Having an underweight leopard gecko brumate is not a good idea because it can cause health issues if they lose too much of it during the process, so knowing where they stand as far as that goes is a very important thing to take into consideration before doing so, so that you’re ensuring their safety and well-being.
How Long Does It Last?
Because brumation only occurs when there are climate changes, you can expect it to last from anywhere starting at around September and then end around the time when Spring begins and temperatures outside pick back up.
For the first year of this happening, it may be alarming, but as the years go by, you will usually see that your leopard geckos will repeat this same type of behavior at around the same time every single year.
If you start to see your leopard gecko displaying any of the signs of brumation during the colder months of the year, then jot down the date you saw them make their switch into this semi-hibernation state and also write down when it ends as well.
Doing this can give you reference for when they start any year after that and will also give you a peace of mind knowing that it’s a normal occurrence and is something that shouldn’t be a cause for concern any time it happens if your gecko is healthy before the process begins.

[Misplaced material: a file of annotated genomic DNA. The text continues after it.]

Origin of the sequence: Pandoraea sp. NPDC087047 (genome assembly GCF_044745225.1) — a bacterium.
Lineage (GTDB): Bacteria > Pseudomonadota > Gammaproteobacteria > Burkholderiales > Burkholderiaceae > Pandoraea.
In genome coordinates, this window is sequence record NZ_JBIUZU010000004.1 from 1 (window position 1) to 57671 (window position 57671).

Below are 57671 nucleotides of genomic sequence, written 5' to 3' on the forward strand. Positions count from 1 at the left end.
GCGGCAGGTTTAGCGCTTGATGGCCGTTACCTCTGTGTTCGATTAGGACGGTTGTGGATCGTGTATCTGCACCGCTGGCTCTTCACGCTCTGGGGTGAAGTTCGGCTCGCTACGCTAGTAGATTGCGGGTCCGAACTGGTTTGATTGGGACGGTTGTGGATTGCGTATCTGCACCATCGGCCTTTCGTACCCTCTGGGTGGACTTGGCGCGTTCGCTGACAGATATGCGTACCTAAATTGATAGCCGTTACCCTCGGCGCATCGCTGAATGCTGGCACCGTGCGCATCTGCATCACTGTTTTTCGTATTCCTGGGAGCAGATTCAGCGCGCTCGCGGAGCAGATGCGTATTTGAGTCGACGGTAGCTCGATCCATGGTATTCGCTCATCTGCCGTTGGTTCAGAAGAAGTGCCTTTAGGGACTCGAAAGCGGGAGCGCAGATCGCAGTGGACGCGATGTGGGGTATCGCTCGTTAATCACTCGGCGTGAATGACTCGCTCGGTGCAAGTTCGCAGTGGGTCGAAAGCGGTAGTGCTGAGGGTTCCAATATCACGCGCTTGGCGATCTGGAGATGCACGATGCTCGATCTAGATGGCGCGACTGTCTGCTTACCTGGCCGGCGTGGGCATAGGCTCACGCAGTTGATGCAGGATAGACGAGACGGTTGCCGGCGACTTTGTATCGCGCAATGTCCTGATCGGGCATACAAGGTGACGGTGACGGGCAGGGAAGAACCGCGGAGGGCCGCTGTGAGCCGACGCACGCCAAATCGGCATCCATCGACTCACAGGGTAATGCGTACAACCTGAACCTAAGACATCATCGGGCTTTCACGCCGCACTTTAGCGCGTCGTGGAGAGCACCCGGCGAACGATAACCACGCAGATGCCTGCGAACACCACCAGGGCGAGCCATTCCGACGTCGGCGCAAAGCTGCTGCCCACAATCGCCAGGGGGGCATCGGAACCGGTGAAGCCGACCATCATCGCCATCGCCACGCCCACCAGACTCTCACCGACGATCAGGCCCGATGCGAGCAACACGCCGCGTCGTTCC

When Not to Brumate
The reason why this is dangerous is because any time before adulthood, leopard geckos that are babies need to eat every single day while leopard geckos who are juveniles will have to eat every other day.
So, if in brumation and they’re not eating the right amount of food for proper growth, this can be very detrimental to their well-being. That is why when in the wild, they don’t brumate until after a year. They know that they need proper nutrition to grow and won’t risk it.
Another time to absolutely avoid brumating is when your leopard gecko is feeling ill or has a disease. Some of these illnesses and diseases that they can catch can sometimes be treated depending on what it is and how soon it is caught, but when in brumation, the lack of food and nutrients can make getting over them or the chance of getting any better that much more difficult.
In that case, I would immediately get in contact with a vet so that things don’t get worse. Even if not forced into brumation, leopard geckos might still enter it despite being ill and might further neglect their body simply from not eating.